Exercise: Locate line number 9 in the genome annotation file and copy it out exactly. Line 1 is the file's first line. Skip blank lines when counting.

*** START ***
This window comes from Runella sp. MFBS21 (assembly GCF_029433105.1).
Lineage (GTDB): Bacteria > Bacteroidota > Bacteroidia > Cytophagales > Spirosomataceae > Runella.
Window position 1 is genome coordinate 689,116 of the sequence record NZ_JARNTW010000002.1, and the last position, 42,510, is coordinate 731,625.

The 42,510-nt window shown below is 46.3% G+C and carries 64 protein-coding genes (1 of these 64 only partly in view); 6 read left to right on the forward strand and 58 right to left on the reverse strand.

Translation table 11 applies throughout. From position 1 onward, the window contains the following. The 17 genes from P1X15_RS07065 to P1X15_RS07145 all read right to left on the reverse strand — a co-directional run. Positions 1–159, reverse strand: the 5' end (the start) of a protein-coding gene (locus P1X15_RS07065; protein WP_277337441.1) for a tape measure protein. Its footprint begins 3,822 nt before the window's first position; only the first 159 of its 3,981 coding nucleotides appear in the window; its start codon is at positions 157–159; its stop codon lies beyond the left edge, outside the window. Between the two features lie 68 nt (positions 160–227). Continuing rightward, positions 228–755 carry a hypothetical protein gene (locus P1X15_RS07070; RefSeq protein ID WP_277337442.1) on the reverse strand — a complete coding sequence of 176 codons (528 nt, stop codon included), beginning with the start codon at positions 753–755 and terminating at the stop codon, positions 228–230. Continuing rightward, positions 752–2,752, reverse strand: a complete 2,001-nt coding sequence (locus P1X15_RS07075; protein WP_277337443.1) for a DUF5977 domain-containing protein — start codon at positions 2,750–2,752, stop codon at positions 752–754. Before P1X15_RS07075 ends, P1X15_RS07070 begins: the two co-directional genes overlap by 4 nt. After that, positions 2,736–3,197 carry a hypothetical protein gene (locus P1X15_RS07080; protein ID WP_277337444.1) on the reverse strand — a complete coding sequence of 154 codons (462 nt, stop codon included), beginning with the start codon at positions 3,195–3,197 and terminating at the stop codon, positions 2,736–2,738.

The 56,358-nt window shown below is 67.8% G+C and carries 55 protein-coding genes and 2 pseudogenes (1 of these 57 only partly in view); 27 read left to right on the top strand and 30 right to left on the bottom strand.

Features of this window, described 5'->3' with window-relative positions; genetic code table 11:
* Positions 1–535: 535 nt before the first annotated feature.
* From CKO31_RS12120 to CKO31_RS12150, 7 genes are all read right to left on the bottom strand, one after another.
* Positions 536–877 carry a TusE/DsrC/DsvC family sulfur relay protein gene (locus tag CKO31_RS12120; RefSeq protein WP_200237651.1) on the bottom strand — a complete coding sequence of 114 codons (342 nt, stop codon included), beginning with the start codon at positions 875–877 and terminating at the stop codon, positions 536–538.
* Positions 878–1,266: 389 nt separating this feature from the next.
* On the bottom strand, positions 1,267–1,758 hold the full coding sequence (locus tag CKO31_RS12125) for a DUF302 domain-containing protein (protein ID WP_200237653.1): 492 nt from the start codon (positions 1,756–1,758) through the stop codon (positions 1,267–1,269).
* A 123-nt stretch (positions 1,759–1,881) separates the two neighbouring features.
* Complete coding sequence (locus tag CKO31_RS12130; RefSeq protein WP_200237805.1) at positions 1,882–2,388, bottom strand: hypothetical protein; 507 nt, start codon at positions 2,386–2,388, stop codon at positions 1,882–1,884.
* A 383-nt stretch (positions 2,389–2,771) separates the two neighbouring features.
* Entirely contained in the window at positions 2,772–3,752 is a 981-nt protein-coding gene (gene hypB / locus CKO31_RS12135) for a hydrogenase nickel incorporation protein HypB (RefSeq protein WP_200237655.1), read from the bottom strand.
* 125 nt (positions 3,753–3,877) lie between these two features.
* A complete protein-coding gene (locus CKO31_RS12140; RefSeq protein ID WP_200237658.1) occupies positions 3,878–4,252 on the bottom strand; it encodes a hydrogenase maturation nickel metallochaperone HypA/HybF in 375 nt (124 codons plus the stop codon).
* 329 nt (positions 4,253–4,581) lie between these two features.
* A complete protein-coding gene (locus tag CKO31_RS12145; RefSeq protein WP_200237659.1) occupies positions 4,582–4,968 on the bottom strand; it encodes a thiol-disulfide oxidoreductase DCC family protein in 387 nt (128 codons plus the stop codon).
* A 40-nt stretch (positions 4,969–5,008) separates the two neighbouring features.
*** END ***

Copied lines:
* From CKO31_RS12120 to CKO31_RS12150, 7 genes are all read right to left on the bottom strand, one after another.